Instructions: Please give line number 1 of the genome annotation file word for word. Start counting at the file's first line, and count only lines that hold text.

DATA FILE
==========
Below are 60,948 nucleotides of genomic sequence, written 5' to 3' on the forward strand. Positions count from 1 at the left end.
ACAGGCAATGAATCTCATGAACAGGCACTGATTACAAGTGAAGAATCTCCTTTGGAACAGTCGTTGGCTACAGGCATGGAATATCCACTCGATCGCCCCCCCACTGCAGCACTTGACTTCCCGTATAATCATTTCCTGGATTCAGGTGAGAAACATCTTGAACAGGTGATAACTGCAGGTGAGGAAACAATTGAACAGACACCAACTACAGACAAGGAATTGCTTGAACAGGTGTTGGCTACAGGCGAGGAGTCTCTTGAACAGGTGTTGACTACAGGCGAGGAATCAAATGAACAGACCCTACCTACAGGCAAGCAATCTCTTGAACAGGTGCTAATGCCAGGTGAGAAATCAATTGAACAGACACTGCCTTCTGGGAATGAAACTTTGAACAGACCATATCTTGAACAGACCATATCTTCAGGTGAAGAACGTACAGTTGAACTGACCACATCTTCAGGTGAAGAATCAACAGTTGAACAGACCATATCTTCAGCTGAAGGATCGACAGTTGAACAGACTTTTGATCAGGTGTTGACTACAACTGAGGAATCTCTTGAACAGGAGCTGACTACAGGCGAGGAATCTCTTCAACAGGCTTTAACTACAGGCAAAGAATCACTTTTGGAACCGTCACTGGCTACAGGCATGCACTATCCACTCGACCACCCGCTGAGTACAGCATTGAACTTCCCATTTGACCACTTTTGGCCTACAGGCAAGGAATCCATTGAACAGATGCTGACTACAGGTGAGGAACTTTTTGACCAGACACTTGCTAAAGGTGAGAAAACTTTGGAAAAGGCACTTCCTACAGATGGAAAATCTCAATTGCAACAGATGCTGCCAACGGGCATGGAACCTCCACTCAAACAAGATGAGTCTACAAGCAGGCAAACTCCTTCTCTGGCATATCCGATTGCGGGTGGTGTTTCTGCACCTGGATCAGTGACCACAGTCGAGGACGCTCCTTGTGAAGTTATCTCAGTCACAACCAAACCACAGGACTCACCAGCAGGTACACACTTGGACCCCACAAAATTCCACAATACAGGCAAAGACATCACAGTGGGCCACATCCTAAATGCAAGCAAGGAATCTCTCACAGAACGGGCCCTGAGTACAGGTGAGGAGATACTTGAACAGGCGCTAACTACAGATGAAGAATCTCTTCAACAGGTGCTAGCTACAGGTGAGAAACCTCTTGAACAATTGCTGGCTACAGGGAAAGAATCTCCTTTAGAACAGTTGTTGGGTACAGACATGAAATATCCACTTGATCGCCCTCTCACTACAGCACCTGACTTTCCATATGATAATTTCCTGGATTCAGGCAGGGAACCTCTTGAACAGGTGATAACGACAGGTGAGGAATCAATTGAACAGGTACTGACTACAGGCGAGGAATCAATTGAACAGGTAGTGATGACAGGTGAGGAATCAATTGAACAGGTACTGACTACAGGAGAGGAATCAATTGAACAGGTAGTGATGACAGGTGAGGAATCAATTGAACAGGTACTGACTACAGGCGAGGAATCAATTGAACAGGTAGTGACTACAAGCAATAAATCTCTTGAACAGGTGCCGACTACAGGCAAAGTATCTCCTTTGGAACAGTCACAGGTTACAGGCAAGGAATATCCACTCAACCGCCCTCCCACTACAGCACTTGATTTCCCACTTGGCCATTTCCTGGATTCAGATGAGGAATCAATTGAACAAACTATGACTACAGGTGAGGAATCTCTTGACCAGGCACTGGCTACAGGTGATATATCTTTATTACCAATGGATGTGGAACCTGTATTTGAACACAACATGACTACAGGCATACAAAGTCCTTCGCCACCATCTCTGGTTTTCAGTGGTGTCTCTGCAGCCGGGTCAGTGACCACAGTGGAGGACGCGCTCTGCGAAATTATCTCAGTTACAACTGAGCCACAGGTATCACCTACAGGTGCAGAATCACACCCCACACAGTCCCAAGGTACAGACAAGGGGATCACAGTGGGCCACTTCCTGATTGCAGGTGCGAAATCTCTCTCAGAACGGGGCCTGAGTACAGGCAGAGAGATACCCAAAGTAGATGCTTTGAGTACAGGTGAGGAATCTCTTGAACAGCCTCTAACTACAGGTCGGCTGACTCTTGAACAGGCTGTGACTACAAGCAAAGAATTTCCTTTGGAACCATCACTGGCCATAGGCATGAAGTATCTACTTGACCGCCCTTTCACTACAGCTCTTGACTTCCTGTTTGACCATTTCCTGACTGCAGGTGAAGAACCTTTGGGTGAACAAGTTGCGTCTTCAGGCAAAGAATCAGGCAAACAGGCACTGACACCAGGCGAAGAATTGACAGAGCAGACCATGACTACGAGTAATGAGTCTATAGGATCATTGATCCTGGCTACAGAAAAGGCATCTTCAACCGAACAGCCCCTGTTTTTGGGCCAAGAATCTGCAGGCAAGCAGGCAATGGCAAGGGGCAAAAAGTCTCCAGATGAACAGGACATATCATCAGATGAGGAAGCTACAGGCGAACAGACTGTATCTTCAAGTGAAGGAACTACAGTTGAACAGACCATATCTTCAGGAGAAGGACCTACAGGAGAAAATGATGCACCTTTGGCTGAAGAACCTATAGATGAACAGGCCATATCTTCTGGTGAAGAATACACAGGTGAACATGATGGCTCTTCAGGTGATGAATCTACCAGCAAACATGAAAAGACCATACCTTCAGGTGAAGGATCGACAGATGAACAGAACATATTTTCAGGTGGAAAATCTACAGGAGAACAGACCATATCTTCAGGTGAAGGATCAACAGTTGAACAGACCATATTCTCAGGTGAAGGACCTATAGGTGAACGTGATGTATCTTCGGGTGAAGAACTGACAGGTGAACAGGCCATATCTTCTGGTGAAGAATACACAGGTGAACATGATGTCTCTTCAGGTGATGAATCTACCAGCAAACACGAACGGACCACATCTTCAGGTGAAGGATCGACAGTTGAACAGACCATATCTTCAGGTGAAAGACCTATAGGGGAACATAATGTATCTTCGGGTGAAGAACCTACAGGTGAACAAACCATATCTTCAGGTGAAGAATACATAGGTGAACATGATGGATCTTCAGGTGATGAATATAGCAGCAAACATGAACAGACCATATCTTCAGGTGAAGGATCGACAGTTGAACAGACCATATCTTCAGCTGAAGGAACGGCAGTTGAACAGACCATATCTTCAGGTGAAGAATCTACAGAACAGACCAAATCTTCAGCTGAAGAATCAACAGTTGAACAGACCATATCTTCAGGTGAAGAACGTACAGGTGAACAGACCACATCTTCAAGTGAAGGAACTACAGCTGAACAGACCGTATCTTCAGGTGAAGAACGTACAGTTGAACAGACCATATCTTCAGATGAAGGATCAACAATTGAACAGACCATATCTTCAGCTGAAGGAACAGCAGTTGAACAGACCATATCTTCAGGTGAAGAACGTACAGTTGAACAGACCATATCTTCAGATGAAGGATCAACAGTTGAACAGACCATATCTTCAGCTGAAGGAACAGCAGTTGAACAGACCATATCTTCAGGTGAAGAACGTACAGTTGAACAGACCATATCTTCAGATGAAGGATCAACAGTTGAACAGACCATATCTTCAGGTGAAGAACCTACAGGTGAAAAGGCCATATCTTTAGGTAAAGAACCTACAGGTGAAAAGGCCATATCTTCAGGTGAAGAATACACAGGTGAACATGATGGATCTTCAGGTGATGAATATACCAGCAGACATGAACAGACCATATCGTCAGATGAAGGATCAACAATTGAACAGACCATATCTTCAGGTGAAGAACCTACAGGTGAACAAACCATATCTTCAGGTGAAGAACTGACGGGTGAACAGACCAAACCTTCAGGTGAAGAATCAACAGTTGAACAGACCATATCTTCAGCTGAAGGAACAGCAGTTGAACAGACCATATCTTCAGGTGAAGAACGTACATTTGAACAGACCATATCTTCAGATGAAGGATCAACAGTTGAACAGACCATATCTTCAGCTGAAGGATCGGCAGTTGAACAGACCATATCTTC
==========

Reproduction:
Below are 60,948 nucleotides of genomic sequence, written 5' to 3' on the forward strand. Positions count from 1 at the left end.